Malloy Presents Details of $2 Billion Plan For UConn [Hartford Courant]

February 4, 2013

Article as it appeared in the Hartford Courant

By KATHLEEN MEGAN, [email protected]
The Hartford Courant
9:48 p.m. EST, January 31, 2013


A proposal to invest heavily in science, technology, engineering and math programs at the University of Connecticut over the next 10 years looked more ambitious Thursday, topping $2 billion.

Aimed at creating a skilled workforce that would in turn boost the state’s economy, the proposal also envisions that UConn instructors would attract millions in research grant money to the state.

“[We would be] targeting state resources to our flagship university in the areas we know are poised for growth: bioscience, digital media and engineering,” Gov. Dannel P. Malloy said at a press conference at jet engine-maker Pratt & Whitney Thursday. “We will make sure that our young people have the skills they need to fill the jobs that we are so aggressively pursuing here in the state of Connecticut.”

“My first reaction is: Say it ain’t so, governor. Say it ain’t so,” said House Republican leader Larry Cafero, a UConn alumnus. He cited the state’s looming budget deficit, which could be more than $2 billion in the next two years. “This is what is shocking to me.

“We’ve got other problems, too. … We have roads, we have bridges. We have to deal with the Sandy Hook issue,” Cafero said. He anticipates that the state will need money for increased mental health care and better school security.

When the proposal was floated Wednesday, it was $1.5 billion. But Malloy presented more details Thursday at a press conference that included UConn President Susan Herbst. The project, called Next Generation Connecticut, includes $1.677 billion in state money, along with a $384 million contribution from UConn — some of which will come from the already-approved UConn 2000/21st Century program.

The proposal – which will go to the legislature and the State Bond Commission – encompasses the Storrs, Greater Hartford and Stamford campuses and includes hiring faculty, improving facilities, expanding overall enrollment by a third, and boosting the number of engineering graduates by 70 percent.

Senate Minority Leader Leonard Fasano, a North Haven Republican, said: “I think the concept is good, but we have to look at the money. … I understand we have to enhance these programs, but that’s just a lot of money when businesses are struggling.”

“Everything has to be examined before we go further on this,” Fasano said.

Sen. Toni Boucher, the ranking Republican member on the legislature’s higher education committee, said Malloy’s proposal includes “good projects and certainly the kind of initiative to move the university even further ahead,” but she questioned “the financial viability of doing this now … I am strongly torn on this issue.”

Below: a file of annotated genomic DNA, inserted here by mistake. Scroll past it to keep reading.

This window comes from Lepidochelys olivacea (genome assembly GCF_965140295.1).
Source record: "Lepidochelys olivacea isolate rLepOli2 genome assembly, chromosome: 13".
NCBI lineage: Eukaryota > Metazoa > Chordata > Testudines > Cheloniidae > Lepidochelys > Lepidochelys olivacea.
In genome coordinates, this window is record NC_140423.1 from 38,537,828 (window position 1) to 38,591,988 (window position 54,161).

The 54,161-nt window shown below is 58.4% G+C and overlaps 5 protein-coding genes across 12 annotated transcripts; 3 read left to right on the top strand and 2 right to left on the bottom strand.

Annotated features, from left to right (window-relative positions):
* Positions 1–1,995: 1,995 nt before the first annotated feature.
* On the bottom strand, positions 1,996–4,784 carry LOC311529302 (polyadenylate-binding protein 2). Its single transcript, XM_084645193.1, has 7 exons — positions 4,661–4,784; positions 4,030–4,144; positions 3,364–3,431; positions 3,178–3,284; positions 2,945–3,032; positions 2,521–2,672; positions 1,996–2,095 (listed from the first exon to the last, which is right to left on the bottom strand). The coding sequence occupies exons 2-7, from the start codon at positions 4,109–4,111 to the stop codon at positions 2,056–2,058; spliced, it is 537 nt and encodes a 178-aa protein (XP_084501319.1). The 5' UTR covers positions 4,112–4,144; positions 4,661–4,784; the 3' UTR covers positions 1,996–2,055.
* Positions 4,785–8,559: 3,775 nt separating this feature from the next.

Malloy emphasized that the investment was needed to improve the state’s economy, which some see as stagnating. He predicted that over the next decade the project would attract $270 million in research grants and $527 million in business activity, as well as supporting more than 4,000 permanent jobs.

“Quite frankly this investment should have been made 10 years ago,” Malloy said. “If it were made 20 years ago, our economy would be stronger today.”

The annual operating expenses for the project would be funded by a contribution of $137 million from the state and $149 million from UConn. It covers the hiring of 259 faculty members; 1,400 scholarships for top students; 50 doctoral fellowships; and 2,000 grants for students and faculty to launch projects.

Asked how the university would attract more students at a time when the pool of college-age students is shrinking, Herbst cited the scholarships and commitment to hiring more staff as a way to attract more of Connecticut’s top students — students who might have gone to MIT or CalTech — as well as getting out-of-state students.

Herbst said the Next Generation Connecticut plan began much the way the multimillion dollar Bioscience Connecticut project began: with a modest proposal by UConn officials to upgrade science facilities and equipment.

She said Malloy told her to “come back to me when you have a fleshed out plan that helps me fix this economy permanently.” And she did.

The plan includes:

•$450 million to build new facilities for science technology and engineering programs at UConn, and $770 million in infrastructure improvement, including new teaching and research labs.

•Undergraduate enrollment at UConn — now at about 17,000 — would be expected to grow by 6,580 with about half that number studying in technology.

•Expansion at the Stamford campus of the digital design program into an entire school of fine arts and digital design and media and degrees in financial management, international business and risk management.

Construction and renovations for the plan would be funded by a $1.5 billion state bond and $235 million from UConn 2000/21st Century UConn — a $2.3 billion initiative that began in 1995.